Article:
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  • Tyler Ganjian

Dvar Torah: Chayei Sarah

This week's Parsha is Chayei Sarah, חַיֵּי שָׂרָה. At the beginning of the parsha, Sarah passes away at the age of one hundred twenty-seven years old. The Torah tells us this in a seemingly strange style, “מֵאָ֥ה שָׁנָ֛ה וְעֶשְׂרִ֥ים שָׁנָ֖ה וְשֶׁ֣בַע שָׁנִ֑ים שְׁנֵ֖י חַיֵּ֥י שָׂרָֽה." This translates to, “One hundred years and twenty years and seven years, Sarah lived.” Why does the Torah write years between one hundred, twenty and seven?

Rashi explains that in terms of her sins, at the age of one hundred, Sarah was her twenty-year-old pure self. At the age of twenty, she was as beautiful as her seven-year-old self.

As the Parsha continues, Avraham purchases a cave called Ma'arat HaMachpela - מערת המכפלה - to bury his wife, Sarah, in. We learn that throughout Sarah’s life, she was like a teacher to her son, Issac. She taught him how to respect his future wife, raise a family and carry on his childhood traditions. A question arises regarding Sarah, who is mentioned in the title of the Parsha. Why is this Parsha called "the Life of Sarah" (Chayei Sarah) if it starts off by telling us that Sarah died? One answer is that Issac carries on Sarah’s lessons after her death and continues her life; hence the title, "Life of Sarah."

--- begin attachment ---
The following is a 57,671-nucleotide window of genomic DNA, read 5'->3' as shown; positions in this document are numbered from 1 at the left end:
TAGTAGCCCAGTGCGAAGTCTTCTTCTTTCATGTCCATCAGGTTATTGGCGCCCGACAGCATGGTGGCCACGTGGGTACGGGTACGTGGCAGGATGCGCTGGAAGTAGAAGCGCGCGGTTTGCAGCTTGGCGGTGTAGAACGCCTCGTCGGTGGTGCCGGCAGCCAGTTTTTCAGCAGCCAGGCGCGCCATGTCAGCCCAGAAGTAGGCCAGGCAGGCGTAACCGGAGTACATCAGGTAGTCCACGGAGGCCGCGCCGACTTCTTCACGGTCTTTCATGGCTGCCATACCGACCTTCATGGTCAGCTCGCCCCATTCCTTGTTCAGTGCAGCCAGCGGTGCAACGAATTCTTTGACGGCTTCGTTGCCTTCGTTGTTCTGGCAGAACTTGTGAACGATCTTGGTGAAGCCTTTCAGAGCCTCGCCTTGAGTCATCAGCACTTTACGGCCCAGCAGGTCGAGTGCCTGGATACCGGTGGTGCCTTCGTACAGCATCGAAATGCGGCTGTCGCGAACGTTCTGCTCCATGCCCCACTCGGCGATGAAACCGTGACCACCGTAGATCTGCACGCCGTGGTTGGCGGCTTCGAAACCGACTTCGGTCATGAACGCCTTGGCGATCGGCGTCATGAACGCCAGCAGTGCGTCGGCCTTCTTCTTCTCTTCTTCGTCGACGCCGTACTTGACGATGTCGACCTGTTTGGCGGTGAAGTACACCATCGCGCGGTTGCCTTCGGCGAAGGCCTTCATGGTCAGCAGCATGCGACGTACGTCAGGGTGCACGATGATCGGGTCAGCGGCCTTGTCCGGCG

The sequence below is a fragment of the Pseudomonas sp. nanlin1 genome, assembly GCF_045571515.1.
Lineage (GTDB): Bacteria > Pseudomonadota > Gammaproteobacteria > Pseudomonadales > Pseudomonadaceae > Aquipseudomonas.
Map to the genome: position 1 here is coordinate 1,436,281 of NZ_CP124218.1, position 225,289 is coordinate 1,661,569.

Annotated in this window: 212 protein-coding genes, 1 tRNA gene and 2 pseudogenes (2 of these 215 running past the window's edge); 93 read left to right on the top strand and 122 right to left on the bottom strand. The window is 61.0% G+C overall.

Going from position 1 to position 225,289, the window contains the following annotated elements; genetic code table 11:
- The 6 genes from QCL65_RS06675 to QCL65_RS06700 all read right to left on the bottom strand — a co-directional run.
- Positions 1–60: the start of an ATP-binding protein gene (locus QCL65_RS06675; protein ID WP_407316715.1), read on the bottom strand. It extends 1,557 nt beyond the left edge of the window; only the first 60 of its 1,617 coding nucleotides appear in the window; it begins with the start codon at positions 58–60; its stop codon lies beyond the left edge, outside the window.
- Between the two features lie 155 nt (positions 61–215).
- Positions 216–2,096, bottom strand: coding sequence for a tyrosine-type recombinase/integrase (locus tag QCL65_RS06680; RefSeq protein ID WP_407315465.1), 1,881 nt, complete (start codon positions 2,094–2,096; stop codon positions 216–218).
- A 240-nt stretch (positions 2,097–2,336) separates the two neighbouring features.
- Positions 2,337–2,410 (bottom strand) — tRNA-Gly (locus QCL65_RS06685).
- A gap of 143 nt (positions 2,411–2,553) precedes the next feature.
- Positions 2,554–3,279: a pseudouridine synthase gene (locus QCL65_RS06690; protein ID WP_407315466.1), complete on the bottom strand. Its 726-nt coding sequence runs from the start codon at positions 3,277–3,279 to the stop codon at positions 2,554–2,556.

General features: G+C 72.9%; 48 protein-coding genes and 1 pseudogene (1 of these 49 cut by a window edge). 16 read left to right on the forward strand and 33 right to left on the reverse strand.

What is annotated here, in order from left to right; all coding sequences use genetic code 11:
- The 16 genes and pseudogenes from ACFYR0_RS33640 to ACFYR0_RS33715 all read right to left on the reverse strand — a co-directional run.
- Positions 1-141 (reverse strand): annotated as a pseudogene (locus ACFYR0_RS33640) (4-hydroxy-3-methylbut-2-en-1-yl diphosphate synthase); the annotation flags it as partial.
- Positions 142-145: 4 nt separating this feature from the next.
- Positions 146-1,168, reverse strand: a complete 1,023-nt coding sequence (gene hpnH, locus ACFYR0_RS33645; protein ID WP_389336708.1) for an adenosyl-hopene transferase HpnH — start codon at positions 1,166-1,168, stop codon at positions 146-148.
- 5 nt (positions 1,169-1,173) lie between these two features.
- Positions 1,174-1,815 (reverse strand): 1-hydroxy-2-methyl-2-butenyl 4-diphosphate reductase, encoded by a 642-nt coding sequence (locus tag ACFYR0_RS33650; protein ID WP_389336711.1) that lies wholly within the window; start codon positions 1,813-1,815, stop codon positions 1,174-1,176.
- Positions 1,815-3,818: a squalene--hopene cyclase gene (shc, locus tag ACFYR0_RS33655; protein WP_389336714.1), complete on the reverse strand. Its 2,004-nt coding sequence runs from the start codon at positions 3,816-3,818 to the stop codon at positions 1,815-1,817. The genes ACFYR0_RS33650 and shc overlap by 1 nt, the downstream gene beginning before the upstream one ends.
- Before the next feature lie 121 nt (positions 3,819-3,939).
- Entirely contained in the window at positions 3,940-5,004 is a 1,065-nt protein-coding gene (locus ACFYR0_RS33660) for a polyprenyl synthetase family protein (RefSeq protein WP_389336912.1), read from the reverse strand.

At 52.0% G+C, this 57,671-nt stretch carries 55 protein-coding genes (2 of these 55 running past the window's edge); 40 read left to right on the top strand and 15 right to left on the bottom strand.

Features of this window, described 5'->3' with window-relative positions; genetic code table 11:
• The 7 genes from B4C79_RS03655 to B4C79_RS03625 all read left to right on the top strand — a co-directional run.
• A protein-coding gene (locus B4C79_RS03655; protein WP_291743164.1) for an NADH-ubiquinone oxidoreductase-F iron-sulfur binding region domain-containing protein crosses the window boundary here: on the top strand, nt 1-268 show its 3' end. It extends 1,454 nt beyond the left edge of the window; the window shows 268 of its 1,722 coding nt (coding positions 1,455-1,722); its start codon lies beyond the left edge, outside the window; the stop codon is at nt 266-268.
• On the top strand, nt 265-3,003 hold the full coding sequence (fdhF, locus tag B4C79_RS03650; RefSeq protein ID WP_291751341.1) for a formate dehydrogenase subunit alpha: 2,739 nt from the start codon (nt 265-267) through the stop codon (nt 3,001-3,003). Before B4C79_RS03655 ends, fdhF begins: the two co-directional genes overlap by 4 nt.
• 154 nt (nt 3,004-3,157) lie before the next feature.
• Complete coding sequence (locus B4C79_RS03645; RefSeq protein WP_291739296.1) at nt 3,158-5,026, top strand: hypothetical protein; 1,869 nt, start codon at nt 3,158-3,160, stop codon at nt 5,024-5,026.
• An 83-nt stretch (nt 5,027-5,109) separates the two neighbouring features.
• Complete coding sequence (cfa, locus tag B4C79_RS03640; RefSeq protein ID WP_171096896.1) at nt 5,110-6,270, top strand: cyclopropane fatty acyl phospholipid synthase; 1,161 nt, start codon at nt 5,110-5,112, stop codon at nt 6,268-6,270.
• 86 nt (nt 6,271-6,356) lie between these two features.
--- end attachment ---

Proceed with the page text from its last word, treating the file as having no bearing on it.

In another part of the Parsha, Avraham sends his servant, Eliezer, to find a wife for Issac. Eliezer, a total stranger, is approached by Rivka, who out of kindness offers him and his camels water. Eliezer chooses Rivka to marry Issac because he sees that she is so welcoming and that she is a tzadikah (צדיקה). From now on, we should all aim to be like Rivka by welcoming our guests, and even total strangers, with respect.

Shabbat Shalom!

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